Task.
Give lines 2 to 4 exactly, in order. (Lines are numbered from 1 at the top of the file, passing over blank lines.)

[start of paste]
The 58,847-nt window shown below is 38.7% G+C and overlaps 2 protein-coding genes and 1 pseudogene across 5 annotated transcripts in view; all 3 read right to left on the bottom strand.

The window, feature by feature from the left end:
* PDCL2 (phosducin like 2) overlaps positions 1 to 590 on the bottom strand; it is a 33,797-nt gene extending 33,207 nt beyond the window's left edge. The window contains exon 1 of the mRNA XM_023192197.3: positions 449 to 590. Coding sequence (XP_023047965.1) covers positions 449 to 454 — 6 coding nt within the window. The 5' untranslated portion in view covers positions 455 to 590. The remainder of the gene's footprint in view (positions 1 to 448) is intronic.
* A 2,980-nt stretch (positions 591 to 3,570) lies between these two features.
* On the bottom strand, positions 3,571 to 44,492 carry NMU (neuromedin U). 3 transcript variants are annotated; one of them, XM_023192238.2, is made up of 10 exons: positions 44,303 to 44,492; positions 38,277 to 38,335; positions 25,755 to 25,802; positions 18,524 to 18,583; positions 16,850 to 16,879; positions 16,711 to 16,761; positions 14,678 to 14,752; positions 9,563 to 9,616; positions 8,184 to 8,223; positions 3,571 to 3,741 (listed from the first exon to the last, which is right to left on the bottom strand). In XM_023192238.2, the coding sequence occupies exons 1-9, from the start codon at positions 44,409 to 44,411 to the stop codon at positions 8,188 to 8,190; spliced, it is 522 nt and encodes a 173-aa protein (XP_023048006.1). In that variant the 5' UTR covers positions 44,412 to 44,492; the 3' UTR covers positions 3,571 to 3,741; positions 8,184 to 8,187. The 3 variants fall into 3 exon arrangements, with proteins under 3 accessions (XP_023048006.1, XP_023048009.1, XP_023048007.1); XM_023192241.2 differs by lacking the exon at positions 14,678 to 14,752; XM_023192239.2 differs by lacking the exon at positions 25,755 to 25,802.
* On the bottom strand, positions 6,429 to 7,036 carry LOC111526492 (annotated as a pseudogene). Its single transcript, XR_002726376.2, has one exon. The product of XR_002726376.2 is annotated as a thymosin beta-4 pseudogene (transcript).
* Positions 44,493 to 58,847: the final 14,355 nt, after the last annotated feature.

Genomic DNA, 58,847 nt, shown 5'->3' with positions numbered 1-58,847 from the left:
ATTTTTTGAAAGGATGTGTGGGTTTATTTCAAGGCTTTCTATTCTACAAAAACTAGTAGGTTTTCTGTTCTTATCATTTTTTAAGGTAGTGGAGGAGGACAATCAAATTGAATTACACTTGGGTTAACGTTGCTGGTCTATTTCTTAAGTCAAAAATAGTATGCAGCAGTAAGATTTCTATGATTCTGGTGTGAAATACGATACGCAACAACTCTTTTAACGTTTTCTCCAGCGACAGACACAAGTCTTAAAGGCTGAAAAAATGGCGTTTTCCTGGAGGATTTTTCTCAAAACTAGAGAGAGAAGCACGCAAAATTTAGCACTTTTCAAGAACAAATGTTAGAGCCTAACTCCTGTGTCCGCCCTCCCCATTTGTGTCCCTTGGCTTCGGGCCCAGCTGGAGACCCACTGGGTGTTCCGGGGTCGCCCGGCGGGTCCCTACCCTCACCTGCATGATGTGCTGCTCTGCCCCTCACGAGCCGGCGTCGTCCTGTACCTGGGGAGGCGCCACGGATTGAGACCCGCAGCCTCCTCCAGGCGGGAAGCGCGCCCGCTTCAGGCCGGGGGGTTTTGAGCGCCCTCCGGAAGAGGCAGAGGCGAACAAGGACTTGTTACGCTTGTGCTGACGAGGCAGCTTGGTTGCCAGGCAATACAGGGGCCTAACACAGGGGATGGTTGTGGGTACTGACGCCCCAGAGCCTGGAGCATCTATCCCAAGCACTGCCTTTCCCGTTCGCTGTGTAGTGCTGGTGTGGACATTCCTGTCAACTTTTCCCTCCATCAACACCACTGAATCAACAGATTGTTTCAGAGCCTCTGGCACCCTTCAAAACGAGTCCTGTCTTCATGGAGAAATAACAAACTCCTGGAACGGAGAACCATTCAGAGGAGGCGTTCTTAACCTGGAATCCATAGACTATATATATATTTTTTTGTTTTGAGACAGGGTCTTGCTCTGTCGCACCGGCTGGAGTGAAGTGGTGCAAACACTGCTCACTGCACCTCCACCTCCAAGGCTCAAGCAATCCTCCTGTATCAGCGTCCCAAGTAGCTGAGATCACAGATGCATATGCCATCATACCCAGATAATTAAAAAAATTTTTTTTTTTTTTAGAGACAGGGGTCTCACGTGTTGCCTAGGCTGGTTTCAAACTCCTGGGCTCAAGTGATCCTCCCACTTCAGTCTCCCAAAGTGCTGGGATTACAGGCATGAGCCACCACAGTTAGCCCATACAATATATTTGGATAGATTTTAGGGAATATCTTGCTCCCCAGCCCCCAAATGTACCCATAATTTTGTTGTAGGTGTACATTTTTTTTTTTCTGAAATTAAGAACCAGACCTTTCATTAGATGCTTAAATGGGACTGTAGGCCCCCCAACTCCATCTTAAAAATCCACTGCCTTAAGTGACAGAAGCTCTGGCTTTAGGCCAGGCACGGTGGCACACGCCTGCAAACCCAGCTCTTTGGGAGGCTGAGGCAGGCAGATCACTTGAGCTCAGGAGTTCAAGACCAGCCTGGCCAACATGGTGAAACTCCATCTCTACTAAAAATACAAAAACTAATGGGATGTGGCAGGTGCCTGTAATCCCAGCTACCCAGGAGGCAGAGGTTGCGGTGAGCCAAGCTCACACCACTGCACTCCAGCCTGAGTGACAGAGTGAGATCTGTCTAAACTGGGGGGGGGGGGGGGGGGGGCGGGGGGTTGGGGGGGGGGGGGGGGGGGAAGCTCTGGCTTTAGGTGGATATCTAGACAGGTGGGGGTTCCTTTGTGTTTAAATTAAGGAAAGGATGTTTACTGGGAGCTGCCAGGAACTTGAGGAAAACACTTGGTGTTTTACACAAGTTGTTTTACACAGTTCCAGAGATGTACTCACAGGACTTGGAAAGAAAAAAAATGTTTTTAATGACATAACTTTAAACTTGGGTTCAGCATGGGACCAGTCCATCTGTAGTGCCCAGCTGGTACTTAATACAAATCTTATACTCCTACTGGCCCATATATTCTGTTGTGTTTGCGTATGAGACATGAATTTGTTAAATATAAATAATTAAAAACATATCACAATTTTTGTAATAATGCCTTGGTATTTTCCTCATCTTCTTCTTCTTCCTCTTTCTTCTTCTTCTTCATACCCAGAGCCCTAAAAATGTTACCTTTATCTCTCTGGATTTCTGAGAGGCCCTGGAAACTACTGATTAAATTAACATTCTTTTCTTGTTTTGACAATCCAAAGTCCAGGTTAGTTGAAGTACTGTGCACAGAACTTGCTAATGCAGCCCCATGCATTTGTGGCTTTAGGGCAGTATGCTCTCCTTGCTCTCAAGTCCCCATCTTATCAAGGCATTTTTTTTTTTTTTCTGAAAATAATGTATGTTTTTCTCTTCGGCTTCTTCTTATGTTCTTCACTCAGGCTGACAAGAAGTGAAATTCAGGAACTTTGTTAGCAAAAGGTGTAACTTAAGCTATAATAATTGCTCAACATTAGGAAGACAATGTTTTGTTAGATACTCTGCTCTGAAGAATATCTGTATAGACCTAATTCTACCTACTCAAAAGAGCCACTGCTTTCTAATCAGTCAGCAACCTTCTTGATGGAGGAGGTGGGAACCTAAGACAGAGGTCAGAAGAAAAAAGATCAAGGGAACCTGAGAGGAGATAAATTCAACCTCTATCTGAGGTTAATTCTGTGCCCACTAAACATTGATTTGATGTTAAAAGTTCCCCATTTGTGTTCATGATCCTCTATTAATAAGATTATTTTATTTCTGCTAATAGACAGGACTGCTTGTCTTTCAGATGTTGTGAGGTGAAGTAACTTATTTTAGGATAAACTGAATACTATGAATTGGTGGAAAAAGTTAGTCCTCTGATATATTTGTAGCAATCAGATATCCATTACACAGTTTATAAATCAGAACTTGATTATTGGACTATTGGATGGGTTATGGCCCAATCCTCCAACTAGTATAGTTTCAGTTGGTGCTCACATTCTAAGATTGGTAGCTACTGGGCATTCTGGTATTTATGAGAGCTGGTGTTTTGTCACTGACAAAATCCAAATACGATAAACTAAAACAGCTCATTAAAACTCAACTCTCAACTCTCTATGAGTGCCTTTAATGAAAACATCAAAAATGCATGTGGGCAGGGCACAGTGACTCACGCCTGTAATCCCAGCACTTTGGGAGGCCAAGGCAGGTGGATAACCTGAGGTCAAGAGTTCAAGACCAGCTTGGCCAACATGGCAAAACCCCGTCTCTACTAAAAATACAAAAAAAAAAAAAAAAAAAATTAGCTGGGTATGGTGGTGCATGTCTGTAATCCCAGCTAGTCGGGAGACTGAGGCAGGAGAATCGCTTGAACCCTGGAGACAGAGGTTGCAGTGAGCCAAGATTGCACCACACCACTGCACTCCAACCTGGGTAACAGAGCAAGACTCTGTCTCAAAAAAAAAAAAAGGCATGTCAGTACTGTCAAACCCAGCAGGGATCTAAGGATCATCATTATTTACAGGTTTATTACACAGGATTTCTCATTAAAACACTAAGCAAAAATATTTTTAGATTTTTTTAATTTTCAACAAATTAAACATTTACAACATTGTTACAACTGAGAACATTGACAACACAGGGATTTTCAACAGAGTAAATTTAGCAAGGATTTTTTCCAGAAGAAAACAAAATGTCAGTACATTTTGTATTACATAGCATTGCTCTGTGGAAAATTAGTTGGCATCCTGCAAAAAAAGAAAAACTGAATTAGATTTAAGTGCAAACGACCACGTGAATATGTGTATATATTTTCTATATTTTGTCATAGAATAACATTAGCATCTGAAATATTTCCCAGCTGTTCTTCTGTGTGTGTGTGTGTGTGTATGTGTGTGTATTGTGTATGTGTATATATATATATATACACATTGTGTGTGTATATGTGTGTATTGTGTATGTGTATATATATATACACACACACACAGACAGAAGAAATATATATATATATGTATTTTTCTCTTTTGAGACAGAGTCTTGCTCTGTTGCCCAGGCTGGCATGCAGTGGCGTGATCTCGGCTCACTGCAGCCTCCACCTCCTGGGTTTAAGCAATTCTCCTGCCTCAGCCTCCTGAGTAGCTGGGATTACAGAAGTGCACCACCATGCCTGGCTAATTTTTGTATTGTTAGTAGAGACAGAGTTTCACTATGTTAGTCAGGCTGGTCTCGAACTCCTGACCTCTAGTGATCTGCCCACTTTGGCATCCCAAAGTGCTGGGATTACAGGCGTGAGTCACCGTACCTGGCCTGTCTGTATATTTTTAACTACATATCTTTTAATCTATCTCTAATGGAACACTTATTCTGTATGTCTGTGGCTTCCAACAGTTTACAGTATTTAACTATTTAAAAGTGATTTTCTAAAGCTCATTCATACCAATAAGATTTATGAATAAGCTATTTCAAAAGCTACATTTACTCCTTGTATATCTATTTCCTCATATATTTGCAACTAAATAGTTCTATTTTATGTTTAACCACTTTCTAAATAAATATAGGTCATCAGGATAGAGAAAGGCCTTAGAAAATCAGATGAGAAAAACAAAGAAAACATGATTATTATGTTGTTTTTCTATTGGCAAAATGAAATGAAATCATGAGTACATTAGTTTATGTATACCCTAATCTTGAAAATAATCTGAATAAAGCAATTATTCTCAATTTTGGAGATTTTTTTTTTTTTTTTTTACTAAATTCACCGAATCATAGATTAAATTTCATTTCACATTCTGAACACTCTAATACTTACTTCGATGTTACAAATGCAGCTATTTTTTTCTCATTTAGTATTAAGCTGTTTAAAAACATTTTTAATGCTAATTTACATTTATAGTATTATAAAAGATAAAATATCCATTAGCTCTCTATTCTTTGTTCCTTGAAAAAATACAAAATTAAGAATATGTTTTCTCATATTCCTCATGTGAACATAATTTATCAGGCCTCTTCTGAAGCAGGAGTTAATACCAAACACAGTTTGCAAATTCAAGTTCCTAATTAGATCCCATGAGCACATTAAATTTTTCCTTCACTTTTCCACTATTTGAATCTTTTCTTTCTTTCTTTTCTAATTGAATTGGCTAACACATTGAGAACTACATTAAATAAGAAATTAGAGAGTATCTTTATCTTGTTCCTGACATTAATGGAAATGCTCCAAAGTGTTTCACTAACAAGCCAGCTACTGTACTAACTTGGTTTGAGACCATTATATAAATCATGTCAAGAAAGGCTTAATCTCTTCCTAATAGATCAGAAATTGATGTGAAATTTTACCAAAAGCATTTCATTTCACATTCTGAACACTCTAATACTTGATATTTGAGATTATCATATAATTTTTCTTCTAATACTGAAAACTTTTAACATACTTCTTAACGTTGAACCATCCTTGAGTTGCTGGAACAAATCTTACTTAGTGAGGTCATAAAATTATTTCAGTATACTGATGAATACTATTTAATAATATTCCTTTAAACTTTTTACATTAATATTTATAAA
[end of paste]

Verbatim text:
The window, feature by feature from the left end:
* PDCL2 (phosducin like 2) overlaps positions 1 to 590 on the bottom strand; it is a 33,797-nt gene extending 33,207 nt beyond the window's left edge. The window contains exon 1 of the mRNA XM_023192197.3: positions 449 to 590. Coding sequence (XP_023047965.1) covers positions 449 to 454 — 6 coding nt within the window. The 5' untranslated portion in view covers positions 455 to 590. The remainder of the gene's footprint in view (positions 1 to 448) is intronic.
* A 2,980-nt stretch (positions 591 to 3,570) lies between these two features.